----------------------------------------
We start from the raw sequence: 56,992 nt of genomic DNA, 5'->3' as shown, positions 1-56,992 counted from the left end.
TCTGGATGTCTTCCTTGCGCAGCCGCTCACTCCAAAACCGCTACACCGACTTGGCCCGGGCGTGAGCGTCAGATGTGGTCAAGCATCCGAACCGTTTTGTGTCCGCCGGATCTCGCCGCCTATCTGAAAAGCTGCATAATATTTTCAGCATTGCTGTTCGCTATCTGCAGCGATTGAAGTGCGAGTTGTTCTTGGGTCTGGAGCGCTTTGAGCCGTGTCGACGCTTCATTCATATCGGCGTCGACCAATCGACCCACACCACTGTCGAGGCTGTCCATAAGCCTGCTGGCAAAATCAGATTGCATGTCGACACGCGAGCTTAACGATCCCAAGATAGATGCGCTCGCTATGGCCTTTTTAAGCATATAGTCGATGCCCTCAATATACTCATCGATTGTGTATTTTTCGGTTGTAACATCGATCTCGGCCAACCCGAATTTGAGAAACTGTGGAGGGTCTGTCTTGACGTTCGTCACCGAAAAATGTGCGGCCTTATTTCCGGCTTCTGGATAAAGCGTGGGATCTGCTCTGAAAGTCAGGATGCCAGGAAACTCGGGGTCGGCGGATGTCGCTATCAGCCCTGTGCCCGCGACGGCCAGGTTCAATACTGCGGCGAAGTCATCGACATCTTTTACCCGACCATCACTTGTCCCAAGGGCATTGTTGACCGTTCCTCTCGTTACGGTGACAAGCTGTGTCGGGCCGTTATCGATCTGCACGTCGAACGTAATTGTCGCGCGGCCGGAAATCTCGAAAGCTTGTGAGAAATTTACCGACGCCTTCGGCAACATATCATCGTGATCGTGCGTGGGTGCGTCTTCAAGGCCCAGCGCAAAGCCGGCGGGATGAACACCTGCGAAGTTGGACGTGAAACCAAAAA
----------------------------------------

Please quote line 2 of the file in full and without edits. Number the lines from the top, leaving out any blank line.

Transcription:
TCTGGATGTCTTCCTTGCGCAGCCGCTCACTCCAAAACCGCTACACCGACTTGGCCCGGGCGTGAGCGTCAGATGTGGTCAAGCATCCGAACCGTTTTGTGTCCGCCGGATCTCGCCGCCTATCTGAAAAGCTGCATAATATTTTCAGCATTGCTGTTCGCTATCTGCAGCGATTGAAGTGCGAGTTGTTCTTGGGTCTGGAGCGCTTTGAGCCGTGTCGACGCTTCATTCATATCGGCGTCGACCAATCGACCCACACCACTGTCGAGGCTGTCCATAAGCCTGCTGGCAAAATCAGATTGCATGTCGACACGCGAGCTTAACGATCCCAAGATAGATGCGCTCGCTATGGCCTTTTTAAGCATATAGTCGATGCCCTCAATATACTCATCGATTGTGTATTTTTCGGTTGTAACATCGATCTCGGCCAACCCGAATTTGAGAAACTGTGGAGGGTCTGTCTTGACGTTCGTCACCGAAAAATGTGCGGCCTTATTTCCGGCTTCTGGATAAAGCGTGGGATCTGCTCTGAAAGTCAGGATGCCAGGAAACTCGGGGTCGGCGGATGTCGCTATCAGCCCTGTGCCCGCGACGGCCAGGTTCAATACTGCGGCGAAGTCATCGACATCTTTTACCCGACCATCACTTGTCCCAAGGGCATTGTTGACCGTTCCTCTCGTTACGGTGACAAGCTGTGTCGGGCCGTTATCGATCTGCACGTCGAACGTAATTGTCGCGCGGCCGGAAATCTCGAAAGCTTGTGAGAAATTTACCGACGCCTTCGGCAACATATCATCGTGATCGTGCGTGGGTGCGTCTTCAAGGCCCAGCGCAAAGCCGGCGGGATGAACACCTGCGAAGTTGGACGTGAAACCAAAAA